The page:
Peculiarly, as fast as many European governments are running away from “European-style socialism”, the current United States administration is running towards it.  As there have been issues in the banking, auto and health insurance industries, their reaction has consistently been a greatly increased government role, if not something uncomfortably close to taking over the industries.  This has been mixed with a shameless attitude of class warfare which neither the Clinton administration nor the Carter administration was willing to adopt–perhaps because they were more wedded to practicalities than theories.  But the theory that government can best decide for people is the commonality through all of this administration’s actions. They are leaning on the pillars of socialism as the building crumbles around them.

American debt is now staggering, with the possibility of paying it off only attainable in terms of decades or generations, not years. Meanwhile the country is losing its high credit rating in the process, and its credibility in the world. The time for the theory of socialism has passed. The instinct to grow government and regulation in response to every problem is now simply a luxury we cannot afford.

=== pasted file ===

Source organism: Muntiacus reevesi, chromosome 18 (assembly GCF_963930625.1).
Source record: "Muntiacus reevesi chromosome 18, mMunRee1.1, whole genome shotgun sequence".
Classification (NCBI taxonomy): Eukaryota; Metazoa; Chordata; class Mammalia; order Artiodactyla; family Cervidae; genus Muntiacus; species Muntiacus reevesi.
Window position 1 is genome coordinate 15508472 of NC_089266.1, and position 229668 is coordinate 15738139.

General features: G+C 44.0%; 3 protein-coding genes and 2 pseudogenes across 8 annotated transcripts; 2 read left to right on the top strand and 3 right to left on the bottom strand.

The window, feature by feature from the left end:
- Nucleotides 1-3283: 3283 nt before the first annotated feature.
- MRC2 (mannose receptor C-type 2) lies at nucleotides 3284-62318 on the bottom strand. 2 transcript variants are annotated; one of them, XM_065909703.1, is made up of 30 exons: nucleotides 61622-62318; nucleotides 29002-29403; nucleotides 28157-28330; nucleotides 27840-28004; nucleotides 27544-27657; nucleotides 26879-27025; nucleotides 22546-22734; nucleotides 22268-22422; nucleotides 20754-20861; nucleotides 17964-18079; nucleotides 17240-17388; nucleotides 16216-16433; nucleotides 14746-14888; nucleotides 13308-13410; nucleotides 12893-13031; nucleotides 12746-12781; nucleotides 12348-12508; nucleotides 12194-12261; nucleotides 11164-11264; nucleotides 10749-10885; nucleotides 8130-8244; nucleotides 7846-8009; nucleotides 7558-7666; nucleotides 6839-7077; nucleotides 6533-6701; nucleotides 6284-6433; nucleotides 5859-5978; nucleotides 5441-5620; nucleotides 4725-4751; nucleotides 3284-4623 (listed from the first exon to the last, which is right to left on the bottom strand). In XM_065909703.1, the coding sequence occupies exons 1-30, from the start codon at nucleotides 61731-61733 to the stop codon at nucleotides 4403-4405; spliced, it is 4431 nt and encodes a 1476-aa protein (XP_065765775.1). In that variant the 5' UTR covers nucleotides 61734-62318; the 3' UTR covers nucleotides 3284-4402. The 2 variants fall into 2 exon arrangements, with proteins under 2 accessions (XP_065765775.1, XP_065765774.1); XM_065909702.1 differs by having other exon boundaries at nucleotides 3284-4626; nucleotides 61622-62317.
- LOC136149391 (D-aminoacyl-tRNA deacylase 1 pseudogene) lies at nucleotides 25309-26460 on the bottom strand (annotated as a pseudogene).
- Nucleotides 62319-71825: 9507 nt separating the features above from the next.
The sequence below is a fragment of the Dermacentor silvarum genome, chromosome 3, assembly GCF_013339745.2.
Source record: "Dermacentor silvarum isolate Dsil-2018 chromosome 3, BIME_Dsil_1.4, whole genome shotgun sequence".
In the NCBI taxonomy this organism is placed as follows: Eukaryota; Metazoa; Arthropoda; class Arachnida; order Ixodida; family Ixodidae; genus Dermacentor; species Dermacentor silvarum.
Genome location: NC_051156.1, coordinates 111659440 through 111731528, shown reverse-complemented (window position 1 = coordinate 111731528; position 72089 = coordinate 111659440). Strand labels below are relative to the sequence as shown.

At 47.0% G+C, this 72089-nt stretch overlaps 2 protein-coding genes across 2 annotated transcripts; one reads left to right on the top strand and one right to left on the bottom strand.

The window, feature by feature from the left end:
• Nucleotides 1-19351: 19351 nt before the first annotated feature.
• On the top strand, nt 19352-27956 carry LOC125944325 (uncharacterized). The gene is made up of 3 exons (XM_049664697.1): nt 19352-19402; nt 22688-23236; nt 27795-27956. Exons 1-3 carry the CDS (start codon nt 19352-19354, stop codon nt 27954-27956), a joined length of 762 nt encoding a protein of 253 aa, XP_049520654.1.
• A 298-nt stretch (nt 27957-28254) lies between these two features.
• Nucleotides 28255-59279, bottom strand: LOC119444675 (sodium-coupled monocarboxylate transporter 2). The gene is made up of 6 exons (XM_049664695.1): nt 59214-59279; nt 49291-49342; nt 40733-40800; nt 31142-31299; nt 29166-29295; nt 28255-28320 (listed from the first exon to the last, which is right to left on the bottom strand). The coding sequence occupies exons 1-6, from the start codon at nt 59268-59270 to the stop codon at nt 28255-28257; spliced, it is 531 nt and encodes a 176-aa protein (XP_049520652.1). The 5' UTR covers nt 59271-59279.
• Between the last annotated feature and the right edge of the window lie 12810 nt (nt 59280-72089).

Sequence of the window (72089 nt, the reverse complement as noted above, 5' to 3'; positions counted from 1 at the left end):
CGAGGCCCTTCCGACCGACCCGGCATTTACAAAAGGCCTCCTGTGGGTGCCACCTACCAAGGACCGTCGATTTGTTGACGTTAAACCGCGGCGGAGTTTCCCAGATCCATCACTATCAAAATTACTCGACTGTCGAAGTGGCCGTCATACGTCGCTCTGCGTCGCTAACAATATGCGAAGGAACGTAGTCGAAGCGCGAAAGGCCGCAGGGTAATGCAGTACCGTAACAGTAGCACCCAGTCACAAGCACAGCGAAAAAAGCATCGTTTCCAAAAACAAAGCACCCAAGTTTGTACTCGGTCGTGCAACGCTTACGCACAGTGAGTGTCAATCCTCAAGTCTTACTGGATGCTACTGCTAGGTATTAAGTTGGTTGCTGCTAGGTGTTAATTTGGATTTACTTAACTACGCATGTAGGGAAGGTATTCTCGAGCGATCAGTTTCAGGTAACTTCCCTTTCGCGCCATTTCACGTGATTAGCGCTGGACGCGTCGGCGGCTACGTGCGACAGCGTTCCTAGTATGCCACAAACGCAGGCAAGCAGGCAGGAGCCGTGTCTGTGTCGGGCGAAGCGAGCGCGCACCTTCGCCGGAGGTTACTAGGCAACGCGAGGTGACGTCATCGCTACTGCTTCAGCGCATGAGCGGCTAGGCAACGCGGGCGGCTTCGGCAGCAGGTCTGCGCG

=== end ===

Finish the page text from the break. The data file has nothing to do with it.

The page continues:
America is a community, and it is also a melting pot of many communities. Communities from all over the world. Certainly they should all care for one other, act in charity, look out for one another. Indeed, Catholic charities, hospitals and services that serve everyone have been a part of the American community for quite some time. Now, though, their mission as a faith is under threat by the very administration that thinks government should do these things.  By threatening to force these organizations (and similar ones of other faiths) to condone what they abhor (see Traditium: On Religious Freedom, here) they force them from their missions. Charitable acts inspired and called for by faith are stripped of their truth and meaning, and turned into social welfare services likely to become just another cog of bureaucratic machine if the law is not changed before it is implemented.

How then can we possibly sort it all out? How can we decide as a community what should be done by government? How much is too much? We are fortunate to be able to turn back toward our Constitution to determine the rights and responsibilities of government, and pare it back where it has gone too far. We can also use the yardstick that is the denotation of socialism and measure the size of government and its programs.

Are we a socialist nation now? Are we headed rapidly in that direction? If you believe that the answer to these questions is yes, you have a duty to vote against the candidates who promise to continue the country in that failed direction.  Even if they are promising programs you like, programs that sound nice, programs that have glorious names. The question is always: Is the government trying to do something here that the States or the people can do for themselves, and borrowing the money to do it?  If the answer is yes, the program must be opposed to avoid furthering the nation down the road to socialism. While some may think that is the path “Forward”, history shows otherwise.